UX Series 1: Universal Design and Digital Accessibility

Posted on Wednesday, 1 July 2020 by Sarah Horton

This is the first post in an introductory series on UX and accessibility strategy.

Universal design is an inclusive design framework used to create barrier-free designs that are navigable and usable by everyone, including people with disabilities. But what is universal design, and how does it relate to digital accessibility? This article presents an overview of the objectives and principles of universal design, provides common universal design examples, and explores how universal design applies to digital accessibility and designing a barrier-free digital world.

A Universal Web

The power of the Web is in its universality. Access by everyone regardless of disability is an essential aspect. — Tim Berners-Lee, W3C Director and inventor of the World Wide Web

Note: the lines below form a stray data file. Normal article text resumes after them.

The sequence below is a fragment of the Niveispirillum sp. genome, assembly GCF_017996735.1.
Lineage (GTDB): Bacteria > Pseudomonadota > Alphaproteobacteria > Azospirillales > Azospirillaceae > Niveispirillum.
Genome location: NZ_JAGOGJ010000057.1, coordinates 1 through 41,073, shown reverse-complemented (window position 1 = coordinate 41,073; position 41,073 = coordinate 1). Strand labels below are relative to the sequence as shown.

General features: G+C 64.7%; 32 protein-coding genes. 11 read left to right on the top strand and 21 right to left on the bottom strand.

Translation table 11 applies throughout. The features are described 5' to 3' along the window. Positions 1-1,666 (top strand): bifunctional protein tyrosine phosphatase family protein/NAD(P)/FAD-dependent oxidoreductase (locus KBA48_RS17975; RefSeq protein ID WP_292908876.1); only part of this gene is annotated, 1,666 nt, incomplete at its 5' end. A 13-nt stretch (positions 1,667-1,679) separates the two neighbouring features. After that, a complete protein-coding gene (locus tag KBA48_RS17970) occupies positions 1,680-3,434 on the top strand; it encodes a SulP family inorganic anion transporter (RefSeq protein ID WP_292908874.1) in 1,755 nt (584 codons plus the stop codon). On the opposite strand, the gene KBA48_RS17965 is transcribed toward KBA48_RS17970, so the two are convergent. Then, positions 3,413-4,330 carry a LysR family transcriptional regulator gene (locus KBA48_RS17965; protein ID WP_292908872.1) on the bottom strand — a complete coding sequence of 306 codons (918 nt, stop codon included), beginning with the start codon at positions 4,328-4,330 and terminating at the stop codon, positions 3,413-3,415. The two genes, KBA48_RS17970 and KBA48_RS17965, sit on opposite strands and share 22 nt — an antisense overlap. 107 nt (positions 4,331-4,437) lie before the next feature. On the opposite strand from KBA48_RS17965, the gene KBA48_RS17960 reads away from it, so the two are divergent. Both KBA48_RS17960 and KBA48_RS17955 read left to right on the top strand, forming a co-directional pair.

Tim Berners-Lee declared universal access fundamental to the web when he announced the Web Accessibility Initiative (WAI) in 1997. WAI has been instrumental in defining and promoting technical standards for web accessibility, and we are fortunate to have tools like the Web Content Accessibility Guidelines that provide the specifications for building a universal web. But just as following building accessibility standards does not necessarily produce equitable physical spaces and facilities, following web accessibility standards does not guarantee a universal web. For that, we need creativity and design.

Photo with platform lift on the right and five-step staircase with railing on the left. The stairs and lift are inside an entrance hall with high ceilings and windows.

Figure 1: In some contexts, platform lifts are permitted as an “accessible route.” However, the experience of using a platform lift, for example, in time, complexity, and convenience, is not comparable to using stairs.

Technical standards provide specifications and requirements for building a barrier-free world. Universal design provides a design framework for combining principles and requirements into building a barrier-free and equitable world.

Principles of Universal Design